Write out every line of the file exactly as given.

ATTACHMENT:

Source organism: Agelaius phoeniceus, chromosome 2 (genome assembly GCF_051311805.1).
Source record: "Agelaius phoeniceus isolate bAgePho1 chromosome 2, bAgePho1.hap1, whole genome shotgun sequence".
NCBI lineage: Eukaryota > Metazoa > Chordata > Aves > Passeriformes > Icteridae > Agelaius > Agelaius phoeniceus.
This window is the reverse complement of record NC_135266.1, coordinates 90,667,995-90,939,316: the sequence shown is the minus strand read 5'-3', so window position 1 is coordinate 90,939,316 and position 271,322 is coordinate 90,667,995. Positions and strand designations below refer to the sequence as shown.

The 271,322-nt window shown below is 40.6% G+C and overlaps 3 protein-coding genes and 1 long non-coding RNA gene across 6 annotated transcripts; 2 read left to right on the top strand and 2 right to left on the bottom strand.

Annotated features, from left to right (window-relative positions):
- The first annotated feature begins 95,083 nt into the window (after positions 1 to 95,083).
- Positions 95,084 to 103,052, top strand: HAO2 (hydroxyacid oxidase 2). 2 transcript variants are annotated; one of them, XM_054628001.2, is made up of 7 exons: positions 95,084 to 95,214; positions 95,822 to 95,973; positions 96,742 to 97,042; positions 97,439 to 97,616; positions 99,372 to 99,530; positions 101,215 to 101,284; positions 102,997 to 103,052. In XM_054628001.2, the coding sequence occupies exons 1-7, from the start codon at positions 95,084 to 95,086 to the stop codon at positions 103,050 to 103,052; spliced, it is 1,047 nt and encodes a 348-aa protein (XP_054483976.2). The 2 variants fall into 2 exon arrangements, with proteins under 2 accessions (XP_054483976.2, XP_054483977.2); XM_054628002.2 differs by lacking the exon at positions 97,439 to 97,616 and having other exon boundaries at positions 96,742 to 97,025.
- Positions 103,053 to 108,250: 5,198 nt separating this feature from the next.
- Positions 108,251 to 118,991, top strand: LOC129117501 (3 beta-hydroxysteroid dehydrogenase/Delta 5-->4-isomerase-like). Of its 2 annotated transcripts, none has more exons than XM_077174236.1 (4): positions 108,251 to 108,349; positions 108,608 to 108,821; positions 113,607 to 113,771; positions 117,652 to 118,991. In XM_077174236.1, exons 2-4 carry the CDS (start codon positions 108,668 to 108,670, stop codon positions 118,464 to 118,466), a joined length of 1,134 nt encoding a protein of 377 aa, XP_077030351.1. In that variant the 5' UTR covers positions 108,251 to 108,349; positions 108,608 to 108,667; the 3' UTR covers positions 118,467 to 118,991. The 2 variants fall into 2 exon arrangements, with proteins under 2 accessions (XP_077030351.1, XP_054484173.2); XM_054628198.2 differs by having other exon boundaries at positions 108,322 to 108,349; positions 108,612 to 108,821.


Source organism: Agelaius phoeniceus, chromosome 2 (genome assembly GCF_051311805.1).
Source record: "Agelaius phoeniceus isolate bAgePho1 chromosome 2, bAgePho1.hap1, whole genome shotgun sequence".
NCBI lineage: Eukaryota > Metazoa > Chordata > Aves > Passeriformes > Icteridae > Agelaius > Agelaius phoeniceus.
This window is the reverse complement of record NC_135266.1, coordinates 90,667,995-90,939,316: the sequence shown is the minus strand read 5'-3', so window position 1 is coordinate 90,939,316 and position 271,322 is coordinate 90,667,995. Positions and strand designations below refer to the sequence as shown.

The 271,322-nt window shown below is 40.6% G+C and overlaps 3 protein-coding genes and 1 long non-coding RNA gene across 6 annotated transcripts; 2 read left to right on the top strand and 2 right to left on the bottom strand.

Annotated features, from left to right (window-relative positions):
- The first annotated feature begins 95,083 nt into the window (after positions 1 to 95,083).
- Positions 95,084 to 103,052, top strand: HAO2 (hydroxyacid oxidase 2). 2 transcript variants are annotated; one of them, XM_054628001.2, is made up of 7 exons: positions 95,084 to 95,214; positions 95,822 to 95,973; positions 96,742 to 97,042; positions 97,439 to 97,616; positions 99,372 to 99,530; positions 101,215 to 101,284; positions 102,997 to 103,052. In XM_054628001.2, the coding sequence occupies exons 1-7, from the start codon at positions 95,084 to 95,086 to the stop codon at positions 103,050 to 103,052; spliced, it is 1,047 nt and encodes a 348-aa protein (XP_054483976.2). The 2 variants fall into 2 exon arrangements, with proteins under 2 accessions (XP_054483976.2, XP_054483977.2); XM_054628002.2 differs by lacking the exon at positions 97,439 to 97,616 and having other exon boundaries at positions 96,742 to 97,025.
- Positions 103,053 to 108,250: 5,198 nt separating this feature from the next.
- Positions 108,251 to 118,991, top strand: LOC129117501 (3 beta-hydroxysteroid dehydrogenase/Delta 5-->4-isomerase-like). Of its 2 annotated transcripts, none has more exons than XM_077174236.1 (4): positions 108,251 to 108,349; positions 108,608 to 108,821; positions 113,607 to 113,771; positions 117,652 to 118,991. In XM_077174236.1, exons 2-4 carry the CDS (start codon positions 108,668 to 108,670, stop codon positions 118,464 to 118,466), a joined length of 1,134 nt encoding a protein of 377 aa, XP_077030351.1. In that variant the 5' UTR covers positions 108,251 to 108,349; positions 108,608 to 108,667; the 3' UTR covers positions 118,467 to 118,991. The 2 variants fall into 2 exon arrangements, with proteins under 2 accessions (XP_077030351.1, XP_054484173.2); XM_054628198.2 differs by having other exon boundaries at positions 108,322 to 108,349; positions 108,612 to 108,821.